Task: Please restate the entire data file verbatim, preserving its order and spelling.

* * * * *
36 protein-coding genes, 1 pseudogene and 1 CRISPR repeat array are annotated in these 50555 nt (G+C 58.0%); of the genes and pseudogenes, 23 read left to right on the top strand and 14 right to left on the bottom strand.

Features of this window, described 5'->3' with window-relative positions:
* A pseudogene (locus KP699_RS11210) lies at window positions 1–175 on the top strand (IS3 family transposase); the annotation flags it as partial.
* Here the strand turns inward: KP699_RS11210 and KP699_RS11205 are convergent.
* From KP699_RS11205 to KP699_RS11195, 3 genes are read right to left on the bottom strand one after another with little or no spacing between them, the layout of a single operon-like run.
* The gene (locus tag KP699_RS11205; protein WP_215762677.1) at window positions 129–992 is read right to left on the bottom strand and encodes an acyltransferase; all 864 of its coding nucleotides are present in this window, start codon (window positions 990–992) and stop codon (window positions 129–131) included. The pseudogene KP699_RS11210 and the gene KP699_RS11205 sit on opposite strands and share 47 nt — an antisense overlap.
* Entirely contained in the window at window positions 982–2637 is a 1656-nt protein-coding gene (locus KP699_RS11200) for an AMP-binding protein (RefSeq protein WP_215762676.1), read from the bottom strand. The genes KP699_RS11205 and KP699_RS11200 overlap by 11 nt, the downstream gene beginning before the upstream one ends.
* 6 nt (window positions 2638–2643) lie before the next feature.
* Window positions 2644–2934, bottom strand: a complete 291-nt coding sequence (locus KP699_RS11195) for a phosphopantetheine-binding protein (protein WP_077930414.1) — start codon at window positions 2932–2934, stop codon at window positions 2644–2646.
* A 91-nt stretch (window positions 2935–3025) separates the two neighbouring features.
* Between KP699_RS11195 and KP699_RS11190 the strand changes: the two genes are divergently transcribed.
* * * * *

36 protein-coding genes, 1 pseudogene and 1 CRISPR repeat array are annotated in these 50555 nt (G+C 58.0%); of the genes and pseudogenes, 23 read left to right on the top strand and 14 right to left on the bottom strand.

Features of this window, described 5'->3' with window-relative positions:
* A pseudogene (locus KP699_RS11210) lies at window positions 1–175 on the top strand (IS3 family transposase); the annotation flags it as partial.
* Here the strand turns inward: KP699_RS11210 and KP699_RS11205 are convergent.
* From KP699_RS11205 to KP699_RS11195, 3 genes are read right to left on the bottom strand one after another with little or no spacing between them, the layout of a single operon-like run.
* The gene (locus tag KP699_RS11205; protein WP_215762677.1) at window positions 129–992 is read right to left on the bottom strand and encodes an acyltransferase; all 864 of its coding nucleotides are present in this window, start codon (window positions 990–992) and stop codon (window positions 129–131) included. The pseudogene KP699_RS11210 and the gene KP699_RS11205 sit on opposite strands and share 47 nt — an antisense overlap.
* Entirely contained in the window at window positions 982–2637 is a 1656-nt protein-coding gene (locus KP699_RS11200) for an AMP-binding protein (RefSeq protein WP_215762676.1), read from the bottom strand. The genes KP699_RS11205 and KP699_RS11200 overlap by 11 nt, the downstream gene beginning before the upstream one ends.
* 6 nt (window positions 2638–2643) lie before the next feature.
* Window positions 2644–2934, bottom strand: a complete 291-nt coding sequence (locus KP699_RS11195) for a phosphopantetheine-binding protein (protein WP_077930414.1) — start codon at window positions 2932–2934, stop codon at window positions 2644–2646.
* A 91-nt stretch (window positions 2935–3025) separates the two neighbouring features.
* Between KP699_RS11195 and KP699_RS11190 the strand changes: the two genes are divergently transcribed.